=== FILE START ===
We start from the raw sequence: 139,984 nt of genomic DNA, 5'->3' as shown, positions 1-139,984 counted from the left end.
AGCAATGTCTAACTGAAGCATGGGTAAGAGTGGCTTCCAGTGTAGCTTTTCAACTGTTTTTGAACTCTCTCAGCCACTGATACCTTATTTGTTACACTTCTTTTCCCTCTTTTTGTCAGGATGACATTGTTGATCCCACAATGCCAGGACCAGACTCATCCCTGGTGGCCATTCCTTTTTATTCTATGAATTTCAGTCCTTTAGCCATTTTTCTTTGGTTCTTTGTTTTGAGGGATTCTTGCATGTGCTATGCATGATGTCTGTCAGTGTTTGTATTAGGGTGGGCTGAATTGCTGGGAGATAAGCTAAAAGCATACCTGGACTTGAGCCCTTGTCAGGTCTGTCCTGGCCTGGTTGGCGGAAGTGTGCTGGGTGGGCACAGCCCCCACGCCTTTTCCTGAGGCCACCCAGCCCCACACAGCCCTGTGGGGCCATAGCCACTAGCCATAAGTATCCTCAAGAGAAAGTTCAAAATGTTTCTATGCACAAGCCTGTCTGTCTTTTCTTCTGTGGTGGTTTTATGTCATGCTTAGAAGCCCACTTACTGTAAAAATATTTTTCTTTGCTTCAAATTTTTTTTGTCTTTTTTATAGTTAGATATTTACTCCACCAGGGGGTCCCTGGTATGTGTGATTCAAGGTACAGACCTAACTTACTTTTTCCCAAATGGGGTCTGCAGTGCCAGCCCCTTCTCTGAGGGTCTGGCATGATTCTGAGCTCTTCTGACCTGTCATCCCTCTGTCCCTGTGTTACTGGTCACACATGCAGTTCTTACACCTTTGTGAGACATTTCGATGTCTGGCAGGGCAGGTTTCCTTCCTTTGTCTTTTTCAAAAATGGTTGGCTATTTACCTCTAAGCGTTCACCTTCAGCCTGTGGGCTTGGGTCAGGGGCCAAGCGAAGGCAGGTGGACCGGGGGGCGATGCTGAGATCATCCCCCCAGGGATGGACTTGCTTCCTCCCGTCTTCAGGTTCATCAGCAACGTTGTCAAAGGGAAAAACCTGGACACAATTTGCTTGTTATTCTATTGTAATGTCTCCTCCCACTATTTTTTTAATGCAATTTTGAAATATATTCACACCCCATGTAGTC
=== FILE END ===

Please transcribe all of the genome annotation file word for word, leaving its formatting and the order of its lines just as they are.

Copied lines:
We start from the raw sequence: 139,984 nt of genomic DNA, 5'->3' as shown, positions 1-139,984 counted from the left end.
AGCAATGTCTAACTGAAGCATGGGTAAGAGTGGCTTCCAGTGTAGCTTTTCAACTGTTTTTGAACTCTCTCAGCCACTGATACCTTATTTGTTACACTTCTTTTCCCTCTTTTTGTCAGGATGACATTGTTGATCCCACAATGCCAGGACCAGACTCATCCCTGGTGGCCATTCCTTTTTATTCTATGAATTTCAGTCCTTTAGCCATTTTTCTTTGGTTCTTTGTTTTGAGGGATTCTTGCATGTGCTATGCATGATGTCTGTCAGTGTTTGTATTAGGGTGGGCTGAATTGCTGGGAGATAAGCTAAAAGCATACCTGGACTTGAGCCCTTGTCAGGTCTGTCCTGGCCTGGTTGGCGGAAGTGTGCTGGGTGGGCACAGCCCCCACGCCTTTTCCTGAGGCCACCCAGCCCCACACAGCCCTGTGGGGCCATAGCCACTAGCCATAAGTATCCTCAAGAGAAAGTTCAAAATGTTTCTATGCACAAGCCTGTCTGTCTTTTCTTCTGTGGTGGTTTTATGTCATGCTTAGAAGCCCACTTACTGTAAAAATATTTTTCTTTGCTTCAAATTTTTTTTGTCTTTTTTATAGTTAGATATTTACTCCACCAGGGGGTCCCTGGTATGTGTGATTCAAGGTACAGACCTAACTTACTTTTTCCCAAATGGGGTCTGCAGTGCCAGCCCCTTCTCTGAGGGTCTGGCATGATTCTGAGCTCTTCTGACCTGTCATCCCTCTGTCCCTGTGTTACTGGTCACACATGCAGTTCTTACACCTTTGTGAGACATTTCGATGTCTGGCAGGGCAGGTTTCCTTCCTTTGTCTTTTTCAAAAATGGTTGGCTATTTACCTCTAAGCGTTCACCTTCAGCCTGTGGGCTTGGGTCAGGGGCCAAGCGAAGGCAGGTGGACCGGGGGGCGATGCTGAGATCATCCCCCCAGGGATGGACTTGCTTCCTCCCGTCTTCAGGTTCATCAGCAACGTTGTCAAAGGGAAAAACCTGGACACAATTTGCTTGTTATTCTATTGTAATGTCTCCTCCCACTATTTTTTTAATGCAATTTTGAAATATATTCACACCCCATGTAGTC